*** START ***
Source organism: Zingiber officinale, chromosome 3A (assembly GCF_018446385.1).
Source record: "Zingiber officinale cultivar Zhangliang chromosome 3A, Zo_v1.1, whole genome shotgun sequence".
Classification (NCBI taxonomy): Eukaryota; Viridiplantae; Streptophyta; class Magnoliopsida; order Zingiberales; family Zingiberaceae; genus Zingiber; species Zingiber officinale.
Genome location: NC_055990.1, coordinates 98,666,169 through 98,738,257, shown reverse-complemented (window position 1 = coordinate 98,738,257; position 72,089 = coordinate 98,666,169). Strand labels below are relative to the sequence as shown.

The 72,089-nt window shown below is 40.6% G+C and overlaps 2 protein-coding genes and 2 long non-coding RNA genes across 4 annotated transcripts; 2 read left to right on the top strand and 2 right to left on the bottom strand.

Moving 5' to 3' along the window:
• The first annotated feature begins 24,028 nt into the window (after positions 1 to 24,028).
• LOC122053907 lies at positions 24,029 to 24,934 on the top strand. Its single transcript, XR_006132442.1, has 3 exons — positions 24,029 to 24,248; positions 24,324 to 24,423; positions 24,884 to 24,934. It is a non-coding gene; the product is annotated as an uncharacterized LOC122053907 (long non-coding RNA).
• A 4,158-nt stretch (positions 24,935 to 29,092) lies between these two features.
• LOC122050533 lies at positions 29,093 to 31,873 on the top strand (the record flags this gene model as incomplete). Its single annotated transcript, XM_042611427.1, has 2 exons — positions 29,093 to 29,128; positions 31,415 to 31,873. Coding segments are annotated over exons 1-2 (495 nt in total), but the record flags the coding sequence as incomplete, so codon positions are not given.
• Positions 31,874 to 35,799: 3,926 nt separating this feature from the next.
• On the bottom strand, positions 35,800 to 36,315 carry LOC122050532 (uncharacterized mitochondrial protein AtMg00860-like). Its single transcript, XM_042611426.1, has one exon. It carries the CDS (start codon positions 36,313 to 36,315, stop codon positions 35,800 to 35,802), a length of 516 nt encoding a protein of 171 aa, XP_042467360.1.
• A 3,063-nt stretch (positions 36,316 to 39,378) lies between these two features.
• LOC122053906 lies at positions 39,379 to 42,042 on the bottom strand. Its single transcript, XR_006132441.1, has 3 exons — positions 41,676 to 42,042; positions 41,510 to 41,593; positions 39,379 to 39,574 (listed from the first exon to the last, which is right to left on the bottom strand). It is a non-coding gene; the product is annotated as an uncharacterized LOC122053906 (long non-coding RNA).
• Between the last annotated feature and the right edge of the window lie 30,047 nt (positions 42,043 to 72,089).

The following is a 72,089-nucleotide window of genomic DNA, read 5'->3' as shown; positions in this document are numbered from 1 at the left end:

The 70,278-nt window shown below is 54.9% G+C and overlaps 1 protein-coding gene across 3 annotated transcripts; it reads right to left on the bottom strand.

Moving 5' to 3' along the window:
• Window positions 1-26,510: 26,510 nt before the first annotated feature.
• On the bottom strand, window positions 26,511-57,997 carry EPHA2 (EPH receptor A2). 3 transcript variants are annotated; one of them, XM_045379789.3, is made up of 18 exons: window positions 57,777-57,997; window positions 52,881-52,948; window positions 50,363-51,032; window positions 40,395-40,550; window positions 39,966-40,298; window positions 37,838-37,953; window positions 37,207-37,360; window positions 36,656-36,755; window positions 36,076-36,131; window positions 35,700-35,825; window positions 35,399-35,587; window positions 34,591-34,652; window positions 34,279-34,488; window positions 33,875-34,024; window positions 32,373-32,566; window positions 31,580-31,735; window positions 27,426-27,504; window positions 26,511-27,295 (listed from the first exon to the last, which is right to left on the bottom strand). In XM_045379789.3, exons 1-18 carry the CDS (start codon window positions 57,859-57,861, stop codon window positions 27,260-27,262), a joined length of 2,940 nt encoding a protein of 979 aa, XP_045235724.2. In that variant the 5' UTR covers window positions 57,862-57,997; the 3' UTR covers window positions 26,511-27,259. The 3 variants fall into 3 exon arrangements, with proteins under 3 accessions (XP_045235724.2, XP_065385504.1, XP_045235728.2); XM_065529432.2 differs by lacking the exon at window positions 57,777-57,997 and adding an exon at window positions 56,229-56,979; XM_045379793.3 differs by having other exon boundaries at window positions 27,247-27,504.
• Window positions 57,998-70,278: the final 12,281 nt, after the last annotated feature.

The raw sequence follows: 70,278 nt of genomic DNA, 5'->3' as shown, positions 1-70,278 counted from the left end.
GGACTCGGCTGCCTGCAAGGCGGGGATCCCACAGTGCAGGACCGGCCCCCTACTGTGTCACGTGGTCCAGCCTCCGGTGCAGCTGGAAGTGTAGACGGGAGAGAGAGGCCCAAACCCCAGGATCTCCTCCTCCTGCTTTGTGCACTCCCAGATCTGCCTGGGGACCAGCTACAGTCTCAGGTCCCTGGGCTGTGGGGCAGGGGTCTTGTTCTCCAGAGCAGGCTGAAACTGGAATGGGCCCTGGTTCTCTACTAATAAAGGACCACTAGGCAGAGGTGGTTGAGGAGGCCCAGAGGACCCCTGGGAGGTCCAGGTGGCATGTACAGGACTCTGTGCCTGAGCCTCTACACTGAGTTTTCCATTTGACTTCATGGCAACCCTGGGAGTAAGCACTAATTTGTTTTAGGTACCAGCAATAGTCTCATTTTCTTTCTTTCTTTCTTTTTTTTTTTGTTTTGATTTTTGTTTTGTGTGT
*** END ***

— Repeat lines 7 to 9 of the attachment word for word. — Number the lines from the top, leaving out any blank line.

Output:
• The first annotated feature begins 24,028 nt into the window (after positions 1 to 24,028).
• LOC122053907 lies at positions 24,029 to 24,934 on the top strand. Its single transcript, XR_006132442.1, has 3 exons — positions 24,029 to 24,248; positions 24,324 to 24,423; positions 24,884 to 24,934. It is a non-coding gene; the product is annotated as an uncharacterized LOC122053907 (long non-coding RNA).
• A 4,158-nt stretch (positions 24,935 to 29,092) lies between these two features.